The unknown child's grave is near the top of the slope that the graves are all on, so it is much drier in this area, and I was able to obtain the appropriate, albeit small samples. Because of the sample size, decomposition, and the fact that in this case we are also dealing with juvenile bone (considerably different from adult) special protocols are being utilized to obtain the best DNA possible. This takes some time, but I have it from Dr. Ryan Parr that the tests should be complete by the end of November. Naturally, the families involved with this one will be notified first, then there will be a press release of some sort.

    My understanding from all families involved in this project is that they want to remain annonymus for as long as possible, if not in purpetuity. However, they do realize that if a name is to eventually go on a grave stone they may very well be innundated by the press. They are taking things one step at a time.

    More later,
  14. I heard and commented on the water problem a few months ago when this first got out into the public. It's a shame about the remains of the adults, but time favours nobody and nothing. I hope it all works out with the child.

    Just what sort of protocols are being used though? While I'm no pathologist or biologist, I have a passing aquintance with a couple of them, but I would like to hear about from somebody (yourself) that knows beyond question what she is talking about. (I don't trust the Discovery Channel. wink.gif )

    Michael H. Standart
  15. Tracy Oost

    Tracy Oost Guest


    Points of congruency is a term that used to be used in my neck of the woods more for fingerprints than my type of anthropological identification. It refers to having a certain threshold number of points that are consistent with each other. So, in some jurisdictions 16 points on a finger print were required, in some only as few as nine. Even fingerprint experts don't really use that terminology anymore because the new philosopy is that even if you only have five points, if they are unique enough you can make a positive ID.

    Things that don't change about an individual, whether soft tissue is present or not, that we can use to make an ID, include stature, certain bony features that allow us to determine sex, others that allow us to determine age at death, and still others that allow us to determine "race" (we prefer genetic affiliation - less cultural nonsense). Also, we can assess any pathology that also affected the bone; anything from fractures, and cutmarks, to diseases.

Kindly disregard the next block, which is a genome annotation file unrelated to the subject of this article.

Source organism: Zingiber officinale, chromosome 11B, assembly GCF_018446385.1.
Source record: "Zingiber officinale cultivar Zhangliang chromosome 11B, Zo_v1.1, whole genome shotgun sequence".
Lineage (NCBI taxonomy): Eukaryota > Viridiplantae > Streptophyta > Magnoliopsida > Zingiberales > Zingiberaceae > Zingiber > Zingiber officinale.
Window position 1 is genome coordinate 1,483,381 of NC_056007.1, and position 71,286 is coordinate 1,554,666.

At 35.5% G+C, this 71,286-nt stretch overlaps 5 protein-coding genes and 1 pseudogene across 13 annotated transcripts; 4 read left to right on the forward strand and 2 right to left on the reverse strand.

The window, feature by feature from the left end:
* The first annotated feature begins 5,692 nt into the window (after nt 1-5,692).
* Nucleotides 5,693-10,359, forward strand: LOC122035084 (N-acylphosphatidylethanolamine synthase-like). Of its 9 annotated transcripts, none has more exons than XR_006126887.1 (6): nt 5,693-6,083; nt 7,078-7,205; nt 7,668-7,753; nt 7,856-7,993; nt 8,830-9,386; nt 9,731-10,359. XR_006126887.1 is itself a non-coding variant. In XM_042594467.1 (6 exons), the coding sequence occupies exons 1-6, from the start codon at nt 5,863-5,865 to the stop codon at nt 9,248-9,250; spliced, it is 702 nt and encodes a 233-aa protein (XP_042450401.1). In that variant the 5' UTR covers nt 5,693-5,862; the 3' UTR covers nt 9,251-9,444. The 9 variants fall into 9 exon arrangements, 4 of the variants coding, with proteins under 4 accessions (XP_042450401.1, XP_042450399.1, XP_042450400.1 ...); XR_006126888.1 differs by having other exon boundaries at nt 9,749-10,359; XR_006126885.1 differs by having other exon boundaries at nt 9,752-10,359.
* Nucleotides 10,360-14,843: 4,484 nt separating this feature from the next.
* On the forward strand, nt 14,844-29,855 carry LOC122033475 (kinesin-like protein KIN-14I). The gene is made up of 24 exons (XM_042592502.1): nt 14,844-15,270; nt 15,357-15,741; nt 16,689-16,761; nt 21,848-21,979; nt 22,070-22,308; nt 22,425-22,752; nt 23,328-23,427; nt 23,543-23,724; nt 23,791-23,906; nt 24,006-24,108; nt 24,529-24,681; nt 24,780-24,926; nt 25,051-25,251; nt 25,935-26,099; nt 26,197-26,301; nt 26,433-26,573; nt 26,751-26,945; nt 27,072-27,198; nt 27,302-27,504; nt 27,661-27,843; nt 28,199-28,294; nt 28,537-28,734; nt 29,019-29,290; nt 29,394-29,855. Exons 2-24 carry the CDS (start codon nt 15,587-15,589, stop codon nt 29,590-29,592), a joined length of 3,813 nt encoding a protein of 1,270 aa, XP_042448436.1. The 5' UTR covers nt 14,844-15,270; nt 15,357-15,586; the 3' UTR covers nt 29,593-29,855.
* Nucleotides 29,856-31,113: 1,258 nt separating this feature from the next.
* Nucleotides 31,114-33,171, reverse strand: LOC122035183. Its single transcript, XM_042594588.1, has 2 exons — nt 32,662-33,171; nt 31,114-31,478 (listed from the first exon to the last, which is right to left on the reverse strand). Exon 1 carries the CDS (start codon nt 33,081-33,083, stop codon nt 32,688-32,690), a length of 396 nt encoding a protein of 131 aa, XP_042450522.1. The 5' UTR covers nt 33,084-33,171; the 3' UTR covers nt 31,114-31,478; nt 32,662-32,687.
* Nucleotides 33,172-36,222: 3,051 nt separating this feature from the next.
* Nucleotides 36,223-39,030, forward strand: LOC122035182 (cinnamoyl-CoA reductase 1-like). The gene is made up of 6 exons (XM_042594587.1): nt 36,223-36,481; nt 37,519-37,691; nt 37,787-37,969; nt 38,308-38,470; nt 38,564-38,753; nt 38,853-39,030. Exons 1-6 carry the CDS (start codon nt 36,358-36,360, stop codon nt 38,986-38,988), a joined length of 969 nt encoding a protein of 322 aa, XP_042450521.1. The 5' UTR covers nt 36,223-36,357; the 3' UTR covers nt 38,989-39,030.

I have never seen anything during my research to indicate that an assessment of dentition/dental work was done on the bodies. This might have been helpful, but probably only the first class passengers, and maybe some of the second had regular dental care that might have been documented by a dentist. Most third class and crew probably never went to a dentist. Typically on modern forensic cases dental comparisons are commonplace. For Titanic victims the only dental comparisons that could possibly be done at this point would be if anybody's mouth was slightly open in the death photos, enough to show configuration of the front teeth, and we used that as part of the comparison with a photo of the person when alive. A point of congruency could be shown if they matched.

    Unfortuately, it looks like any of the graves on the bottom half of the slope are eroded so badly that exhumations for DNA would be pointless. At least, I would have to have exceptionally compelling evidence for a likely match to even consider trying. The graves on the upper half of the slope may (and I only mean may) still contain useable bone, based on the condition of the unknown child's grave. We have actually suggested the use of ground penetrating radar in order to visualize the graves and help in determining their condition, but this is not like taking an x-ray of an entire grave, which is impossible. You just don't get an image showing all of the bones lying in an anatomically correct order, body on its back, arms folded across chest kind of deal. We are going through the channels to see if the GPR can be done. It could give us a scientific basis for determining which graves hold viable bone, therefore eliminating exhumations when there is no hope of obtaining useable samples. No one wants to do an exhumation just to do one, or to get publicity. Let me make it clear though, that we are not planning any more exhumations. No other families have approached us at this time, and maybe none ever will.

    Yes, DNA can be used, even to match Titanic victims with subseqent generations. This is why mitochondrial DNA, that is only passed through the maternal line, is being used. Please see my previous explanation to David Seaman.